from The American Heritage® Dictionary of the English Language, 4th Edition
- n. A mineral crystallizing in another mineral in the form of a branching or treelike mark.
- n. A rock or mineral bearing such a mark or marks.
- n. A branched protoplasmic extension of a nerve cell that conducts impulses from adjacent cells inward toward the cell body. A single nerve may possess many dendrites. Also called dendron.
from Wiktionary, Creative Commons Attribution/Share-Alike License
- n. A slender projection of a nerve cell which conducts nerve impulses from a synapse to the body of the cell; a dendron.
- n. Slender cell process emanating from the cell bodies of dendritic cells and follicular dendritic cells of the immune system.
- n. tree-like structure of crystals growing as material crystallizes
from the GNU version of the Collaborative International Dictionary of English
- n. A stone or mineral on or in which are branching figures resembling shrubs or trees, produced by a foreign mineral, usually an oxide of manganese, as in the moss agate; also, a crystallized mineral having an arborescent form, e. g., gold or silver; an arborization.
from The Century Dictionary and Cyclopedia
- n. A stone or a mineral on or in which are figures resembling shrubs, trees, or mosses.
- n. A complex crystalline growth of arborescent form, such as is common with metallic silver and copper.
- n. In neural., one of the protoplasmic processes of a nerve-cell: opposed to *neurite, the axis-cylinder. See cut at *neuron.
from WordNet 3.0 Copyright 2006 by Princeton University. All rights reserved.
- n. short fiber that conducts toward the cell body of the neuron
The word dendrite means fingers; the organic glue and the surfactant used to shape the Clay NanoSheets used in this hydrogel both have fingers that reach out and grab the nearby elements, holding it all together.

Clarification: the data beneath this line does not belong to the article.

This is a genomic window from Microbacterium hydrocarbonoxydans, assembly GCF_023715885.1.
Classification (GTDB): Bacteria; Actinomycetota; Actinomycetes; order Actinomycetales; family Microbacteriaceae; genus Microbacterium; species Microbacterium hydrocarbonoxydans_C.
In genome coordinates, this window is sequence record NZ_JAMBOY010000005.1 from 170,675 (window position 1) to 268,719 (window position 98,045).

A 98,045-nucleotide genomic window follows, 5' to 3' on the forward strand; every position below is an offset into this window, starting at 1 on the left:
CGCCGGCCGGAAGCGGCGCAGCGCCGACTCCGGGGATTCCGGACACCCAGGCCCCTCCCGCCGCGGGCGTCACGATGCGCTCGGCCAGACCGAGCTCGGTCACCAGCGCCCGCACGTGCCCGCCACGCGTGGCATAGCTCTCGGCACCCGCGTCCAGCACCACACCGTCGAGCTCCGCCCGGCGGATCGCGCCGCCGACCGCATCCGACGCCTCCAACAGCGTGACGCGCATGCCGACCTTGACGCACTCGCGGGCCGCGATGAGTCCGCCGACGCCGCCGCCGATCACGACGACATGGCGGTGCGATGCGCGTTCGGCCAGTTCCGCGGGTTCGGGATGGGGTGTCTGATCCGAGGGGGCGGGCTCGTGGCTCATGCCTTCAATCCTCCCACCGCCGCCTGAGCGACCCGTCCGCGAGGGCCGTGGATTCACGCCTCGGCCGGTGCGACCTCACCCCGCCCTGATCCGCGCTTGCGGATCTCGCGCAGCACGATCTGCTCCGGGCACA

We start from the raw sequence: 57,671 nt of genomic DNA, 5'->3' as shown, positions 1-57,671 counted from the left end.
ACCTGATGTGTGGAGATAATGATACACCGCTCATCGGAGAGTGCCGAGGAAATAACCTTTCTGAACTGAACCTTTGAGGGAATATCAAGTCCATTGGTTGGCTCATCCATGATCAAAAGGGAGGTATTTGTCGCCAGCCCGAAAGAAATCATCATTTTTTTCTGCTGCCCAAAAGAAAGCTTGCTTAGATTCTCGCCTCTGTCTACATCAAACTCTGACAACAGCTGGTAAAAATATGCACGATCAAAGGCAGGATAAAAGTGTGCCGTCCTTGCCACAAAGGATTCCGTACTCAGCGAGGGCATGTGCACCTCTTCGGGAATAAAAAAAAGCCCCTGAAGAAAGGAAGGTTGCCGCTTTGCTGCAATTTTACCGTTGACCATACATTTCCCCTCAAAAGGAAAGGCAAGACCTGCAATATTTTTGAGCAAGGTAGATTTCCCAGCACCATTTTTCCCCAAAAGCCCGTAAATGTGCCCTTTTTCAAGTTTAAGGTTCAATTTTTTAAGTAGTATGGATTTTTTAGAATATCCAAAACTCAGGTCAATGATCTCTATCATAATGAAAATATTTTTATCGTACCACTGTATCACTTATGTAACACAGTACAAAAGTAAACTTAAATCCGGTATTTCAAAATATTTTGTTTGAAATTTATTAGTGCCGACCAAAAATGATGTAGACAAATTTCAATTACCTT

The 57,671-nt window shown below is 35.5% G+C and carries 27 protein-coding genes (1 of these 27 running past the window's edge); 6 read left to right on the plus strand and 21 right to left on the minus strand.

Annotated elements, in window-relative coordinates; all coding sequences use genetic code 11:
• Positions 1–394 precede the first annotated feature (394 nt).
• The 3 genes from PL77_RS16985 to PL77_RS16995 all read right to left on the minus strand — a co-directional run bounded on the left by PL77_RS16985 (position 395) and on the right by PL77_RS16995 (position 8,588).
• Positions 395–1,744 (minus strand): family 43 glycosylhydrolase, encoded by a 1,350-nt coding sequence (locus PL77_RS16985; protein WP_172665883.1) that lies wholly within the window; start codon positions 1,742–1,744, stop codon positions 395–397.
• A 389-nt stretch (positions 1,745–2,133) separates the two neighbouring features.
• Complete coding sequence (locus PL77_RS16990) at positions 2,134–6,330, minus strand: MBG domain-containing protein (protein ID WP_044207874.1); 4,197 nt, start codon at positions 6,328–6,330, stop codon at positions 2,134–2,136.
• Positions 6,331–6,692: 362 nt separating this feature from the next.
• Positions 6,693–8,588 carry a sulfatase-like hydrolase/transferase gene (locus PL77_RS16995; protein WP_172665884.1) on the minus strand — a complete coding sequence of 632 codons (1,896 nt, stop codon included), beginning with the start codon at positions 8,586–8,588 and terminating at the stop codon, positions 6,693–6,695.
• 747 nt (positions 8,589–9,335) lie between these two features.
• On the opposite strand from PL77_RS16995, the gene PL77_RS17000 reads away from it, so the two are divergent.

A dendrite is a projection from a neuron that receives signals from the axons of its neighbors.
Based on rat studies, they hypothesize that "dendrite arborization" -- an increased branching growth of nerve cells -- caused by chronic antidepressant exposure, may be the cause.
At the initial contact, the connection—the synapse—is quite weak; the dendrite can easily detach and hunt for another neuron.
The dendrite can even detach, eliminating that synapse altogether.
Inside this gap chemicals flow, and that flow makes a dendrite choose whether to send a signal to the nucleus.
In reality, inputs from various levels of the nervous system arrive at different parts of a dendrite.
Zinc wants to plate out as a dendrite instead of a smooth surface.
The most promising appears to be using a separator that is hard and prevents the dendrite from growing.
Reading about the dendrite problem, I thought of of one of old time washing machines, the kind with two pinch rollers on top to squeeze the water out of the rollers?